The studio rep at the screening asked that both audience and critics not provide any spoilers for this, Quentin Tarantino’s ninth film. But Tarantino himself tells you everything you need to know on the “what happens” front with the title: the fairy-tale formulation that pauses before telling you the setting. Not in Nazi Germany, as in Inglourious Basterds. Not in the slaving South, as in Django Unchained. But in Hollywood — specifically, 1969 Hollywood, just as the damn dirty hippies were arriving to upset the ailing industry’s apple cart. (Easy Rider was released a month before this film’s climax, and aging Western TV star Rick Dalton (Leonardo DeCaprio) goes so far as to call a trespasser on his private road “Dennis Hopper.”) Of course, movies weren’t all the hippies had on their mind: society at large was in for a reckoning, with all its glitz and glam serving to obscure its fundamental greed and bloodlust. (Just look at the subject matter of its preferred entertainment: crime and violence everywhere you turn your TV’s dial!) Tarantino has an eye for both the neon glories and the grotesque violence, and while it looks for one dizzying moment like he’s serious about pitting one against the other, in the end he wraps both in his loving cinematic embrace. Oh yes, the story: it so happens that Rick Dalton, however poor his career choices, has nailed it when it comes to real estate: he finds himself living next door to Roman Polanski, the hottest director in Hollywood, who is renting the place with his gorgeous wife, the actress Sharon Tate. Unluckily for them, however, the house used to belong to someone mixed up with a bearded weirdo named Charles Manson, the leader of a hippie commune situated on the site where Dalton and his stuntman Cliff Booth (Brad Pitt) used to make TV shows. Meandering but deliberate, gorgeous and garrulous, it is very much the writer-director doing what he does so well, but in very familiar fashion. Which brings up the intriguing possibility that in making a movie about movie making, his real subject here is himself.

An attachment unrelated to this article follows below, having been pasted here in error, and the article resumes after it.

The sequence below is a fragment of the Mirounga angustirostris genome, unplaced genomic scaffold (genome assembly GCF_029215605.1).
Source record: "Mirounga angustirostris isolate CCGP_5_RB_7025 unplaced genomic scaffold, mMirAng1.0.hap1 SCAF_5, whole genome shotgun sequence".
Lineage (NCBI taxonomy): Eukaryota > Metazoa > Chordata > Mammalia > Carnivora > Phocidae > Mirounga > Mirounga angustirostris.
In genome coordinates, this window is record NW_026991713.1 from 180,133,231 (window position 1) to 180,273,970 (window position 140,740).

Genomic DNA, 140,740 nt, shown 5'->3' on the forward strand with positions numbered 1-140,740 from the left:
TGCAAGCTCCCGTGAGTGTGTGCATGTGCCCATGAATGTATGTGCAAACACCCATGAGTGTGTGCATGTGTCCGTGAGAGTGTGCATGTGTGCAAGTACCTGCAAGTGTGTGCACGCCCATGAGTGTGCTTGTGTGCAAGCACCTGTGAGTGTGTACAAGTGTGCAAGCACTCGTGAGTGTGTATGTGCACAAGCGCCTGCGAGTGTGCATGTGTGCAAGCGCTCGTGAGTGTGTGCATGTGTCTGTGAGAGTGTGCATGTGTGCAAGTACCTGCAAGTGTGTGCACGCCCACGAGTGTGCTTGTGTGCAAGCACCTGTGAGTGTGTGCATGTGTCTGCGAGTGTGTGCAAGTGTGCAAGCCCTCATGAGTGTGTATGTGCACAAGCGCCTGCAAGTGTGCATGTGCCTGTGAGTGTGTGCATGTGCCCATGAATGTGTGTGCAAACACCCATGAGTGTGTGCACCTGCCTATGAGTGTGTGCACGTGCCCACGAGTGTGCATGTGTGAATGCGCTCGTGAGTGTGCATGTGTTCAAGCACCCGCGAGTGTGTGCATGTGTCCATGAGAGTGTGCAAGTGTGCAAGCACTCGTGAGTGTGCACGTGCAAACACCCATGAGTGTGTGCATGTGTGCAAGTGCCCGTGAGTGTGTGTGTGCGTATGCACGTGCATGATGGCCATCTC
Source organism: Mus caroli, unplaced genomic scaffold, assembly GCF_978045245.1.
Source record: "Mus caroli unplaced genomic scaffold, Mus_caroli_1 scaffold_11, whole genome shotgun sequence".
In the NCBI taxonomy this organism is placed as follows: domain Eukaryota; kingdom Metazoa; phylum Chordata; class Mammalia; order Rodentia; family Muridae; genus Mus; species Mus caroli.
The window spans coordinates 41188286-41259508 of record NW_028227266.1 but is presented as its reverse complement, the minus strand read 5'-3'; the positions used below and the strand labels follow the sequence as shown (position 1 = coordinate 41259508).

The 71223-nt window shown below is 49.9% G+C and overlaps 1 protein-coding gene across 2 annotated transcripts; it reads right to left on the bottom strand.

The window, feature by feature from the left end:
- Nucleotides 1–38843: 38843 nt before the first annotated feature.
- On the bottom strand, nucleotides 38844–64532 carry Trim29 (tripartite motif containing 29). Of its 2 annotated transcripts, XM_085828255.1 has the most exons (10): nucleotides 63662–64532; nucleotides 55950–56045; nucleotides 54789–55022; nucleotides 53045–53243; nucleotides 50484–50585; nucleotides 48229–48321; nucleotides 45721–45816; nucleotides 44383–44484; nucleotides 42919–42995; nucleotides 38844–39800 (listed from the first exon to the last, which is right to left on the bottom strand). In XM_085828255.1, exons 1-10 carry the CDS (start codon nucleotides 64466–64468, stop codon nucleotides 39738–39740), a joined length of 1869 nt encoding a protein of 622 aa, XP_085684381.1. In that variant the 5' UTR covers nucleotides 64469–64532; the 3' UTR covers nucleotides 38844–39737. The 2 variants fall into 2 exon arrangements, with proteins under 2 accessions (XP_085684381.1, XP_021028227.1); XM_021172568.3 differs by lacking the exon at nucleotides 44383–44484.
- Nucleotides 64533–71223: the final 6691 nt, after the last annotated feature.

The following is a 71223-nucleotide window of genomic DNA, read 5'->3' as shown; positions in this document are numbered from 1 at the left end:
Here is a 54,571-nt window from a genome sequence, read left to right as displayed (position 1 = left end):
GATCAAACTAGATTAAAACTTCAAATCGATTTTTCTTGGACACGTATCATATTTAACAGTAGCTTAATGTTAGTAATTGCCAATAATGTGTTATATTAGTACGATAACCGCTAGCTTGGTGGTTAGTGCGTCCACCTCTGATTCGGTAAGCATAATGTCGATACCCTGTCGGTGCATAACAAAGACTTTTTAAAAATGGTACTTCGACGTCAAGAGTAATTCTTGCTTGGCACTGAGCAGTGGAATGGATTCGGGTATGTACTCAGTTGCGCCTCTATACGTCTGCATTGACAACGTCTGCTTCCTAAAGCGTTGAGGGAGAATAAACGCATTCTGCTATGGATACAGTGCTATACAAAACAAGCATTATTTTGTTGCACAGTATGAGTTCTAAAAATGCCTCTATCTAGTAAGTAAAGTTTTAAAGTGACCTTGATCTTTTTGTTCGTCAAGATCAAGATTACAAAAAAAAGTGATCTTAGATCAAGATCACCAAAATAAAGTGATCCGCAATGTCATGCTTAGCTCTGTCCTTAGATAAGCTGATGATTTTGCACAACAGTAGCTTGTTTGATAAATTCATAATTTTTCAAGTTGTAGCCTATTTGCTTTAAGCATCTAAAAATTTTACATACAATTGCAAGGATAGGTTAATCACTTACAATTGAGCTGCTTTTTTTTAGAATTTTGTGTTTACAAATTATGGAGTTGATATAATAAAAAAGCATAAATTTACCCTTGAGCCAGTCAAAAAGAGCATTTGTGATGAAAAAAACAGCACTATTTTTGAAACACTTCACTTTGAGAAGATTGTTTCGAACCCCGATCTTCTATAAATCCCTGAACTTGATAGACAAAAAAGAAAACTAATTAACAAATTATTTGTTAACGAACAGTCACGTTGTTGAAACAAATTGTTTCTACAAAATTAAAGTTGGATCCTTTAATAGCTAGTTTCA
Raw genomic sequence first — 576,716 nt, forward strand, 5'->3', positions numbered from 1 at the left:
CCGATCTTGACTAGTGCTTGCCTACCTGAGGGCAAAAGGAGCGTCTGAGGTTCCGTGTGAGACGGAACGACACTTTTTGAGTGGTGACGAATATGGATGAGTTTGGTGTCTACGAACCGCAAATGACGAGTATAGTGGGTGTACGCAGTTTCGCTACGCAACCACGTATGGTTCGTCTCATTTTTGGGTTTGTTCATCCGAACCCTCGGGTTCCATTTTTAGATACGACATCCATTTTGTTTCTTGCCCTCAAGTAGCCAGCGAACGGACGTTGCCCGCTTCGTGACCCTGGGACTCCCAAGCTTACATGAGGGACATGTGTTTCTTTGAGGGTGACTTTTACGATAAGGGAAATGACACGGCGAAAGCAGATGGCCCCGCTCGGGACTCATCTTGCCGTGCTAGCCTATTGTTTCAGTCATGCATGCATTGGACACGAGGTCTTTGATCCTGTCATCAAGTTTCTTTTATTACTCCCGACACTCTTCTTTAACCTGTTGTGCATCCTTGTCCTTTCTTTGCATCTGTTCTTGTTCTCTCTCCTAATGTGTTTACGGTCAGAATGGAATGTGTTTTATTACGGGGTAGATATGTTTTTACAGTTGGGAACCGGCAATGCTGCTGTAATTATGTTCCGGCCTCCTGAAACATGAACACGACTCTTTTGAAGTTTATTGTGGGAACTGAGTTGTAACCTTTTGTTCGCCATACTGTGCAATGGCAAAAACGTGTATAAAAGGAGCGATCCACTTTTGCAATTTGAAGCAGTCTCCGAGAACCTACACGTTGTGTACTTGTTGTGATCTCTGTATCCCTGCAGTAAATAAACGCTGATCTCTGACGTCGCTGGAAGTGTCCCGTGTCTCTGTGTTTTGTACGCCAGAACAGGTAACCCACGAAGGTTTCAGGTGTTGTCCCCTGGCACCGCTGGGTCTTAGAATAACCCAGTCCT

Length: 2 hours, 41 minutes